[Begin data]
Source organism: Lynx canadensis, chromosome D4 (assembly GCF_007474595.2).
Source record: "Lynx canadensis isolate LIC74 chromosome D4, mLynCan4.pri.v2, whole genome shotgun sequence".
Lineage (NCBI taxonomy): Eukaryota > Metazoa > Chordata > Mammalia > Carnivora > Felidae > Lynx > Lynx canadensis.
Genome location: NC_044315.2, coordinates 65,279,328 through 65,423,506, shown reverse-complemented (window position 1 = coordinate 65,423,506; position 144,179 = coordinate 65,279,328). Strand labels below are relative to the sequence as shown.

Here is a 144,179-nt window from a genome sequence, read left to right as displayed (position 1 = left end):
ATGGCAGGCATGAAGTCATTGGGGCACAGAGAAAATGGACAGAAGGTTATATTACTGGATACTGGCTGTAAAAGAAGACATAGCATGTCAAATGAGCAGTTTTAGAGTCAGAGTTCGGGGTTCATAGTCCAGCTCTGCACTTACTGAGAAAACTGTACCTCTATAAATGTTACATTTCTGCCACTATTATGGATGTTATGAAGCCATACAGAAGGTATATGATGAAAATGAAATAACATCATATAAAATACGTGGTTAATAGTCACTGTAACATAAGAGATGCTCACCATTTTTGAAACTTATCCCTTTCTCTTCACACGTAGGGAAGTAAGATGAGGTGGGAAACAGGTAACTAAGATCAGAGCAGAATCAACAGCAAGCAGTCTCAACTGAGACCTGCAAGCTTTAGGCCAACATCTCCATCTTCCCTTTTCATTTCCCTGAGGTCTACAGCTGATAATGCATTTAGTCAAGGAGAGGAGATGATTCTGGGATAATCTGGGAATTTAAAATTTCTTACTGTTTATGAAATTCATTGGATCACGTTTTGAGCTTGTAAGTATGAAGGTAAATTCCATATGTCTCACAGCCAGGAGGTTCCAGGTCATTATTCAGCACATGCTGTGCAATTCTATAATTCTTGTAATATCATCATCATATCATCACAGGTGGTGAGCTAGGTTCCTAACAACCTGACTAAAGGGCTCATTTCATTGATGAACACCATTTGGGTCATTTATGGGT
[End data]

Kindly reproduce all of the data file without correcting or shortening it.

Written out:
Source organism: Lynx canadensis, chromosome D4 (assembly GCF_007474595.2).
Source record: "Lynx canadensis isolate LIC74 chromosome D4, mLynCan4.pri.v2, whole genome shotgun sequence".
Lineage (NCBI taxonomy): Eukaryota > Metazoa > Chordata > Mammalia > Carnivora > Felidae > Lynx > Lynx canadensis.
Genome location: NC_044315.2, coordinates 65,279,328 through 65,423,506, shown reverse-complemented (window position 1 = coordinate 65,423,506; position 144,179 = coordinate 65,279,328). Strand labels below are relative to the sequence as shown.

Here is a 144,179-nt window from a genome sequence, read left to right as displayed (position 1 = left end):
ATGGCAGGCATGAAGTCATTGGGGCACAGAGAAAATGGACAGAAGGTTATATTACTGGATACTGGCTGTAAAAGAAGACATAGCATGTCAAATGAGCAGTTTTAGAGTCAGAGTTCGGGGTTCATAGTCCAGCTCTGCACTTACTGAGAAAACTGTACCTCTATAAATGTTACATTTCTGCCACTATTATGGATGTTATGAAGCCATACAGAAGGTATATGATGAAAATGAAATAACATCATATAAAATACGTGGTTAATAGTCACTGTAACATAAGAGATGCTCACCATTTTTGAAACTTATCCCTTTCTCTTCACACGTAGGGAAGTAAGATGAGGTGGGAAACAGGTAACTAAGATCAGAGCAGAATCAACAGCAAGCAGTCTCAACTGAGACCTGCAAGCTTTAGGCCAACATCTCCATCTTCCCTTTTCATTTCCCTGAGGTCTACAGCTGATAATGCATTTAGTCAAGGAGAGGAGATGATTCTGGGATAATCTGGGAATTTAAAATTTCTTACTGTTTATGAAATTCATTGGATCACGTTTTGAGCTTGTAAGTATGAAGGTAAATTCCATATGTCTCACAGCCAGGAGGTTCCAGGTCATTATTCAGCACATGCTGTGCAATTCTATAATTCTTGTAATATCATCATCATATCATCACAGGTGGTGAGCTAGGTTCCTAACAACCTGACTAAAGGGCTCATTTCATTGATGAACACCATTTGGGTCATTTATGGGT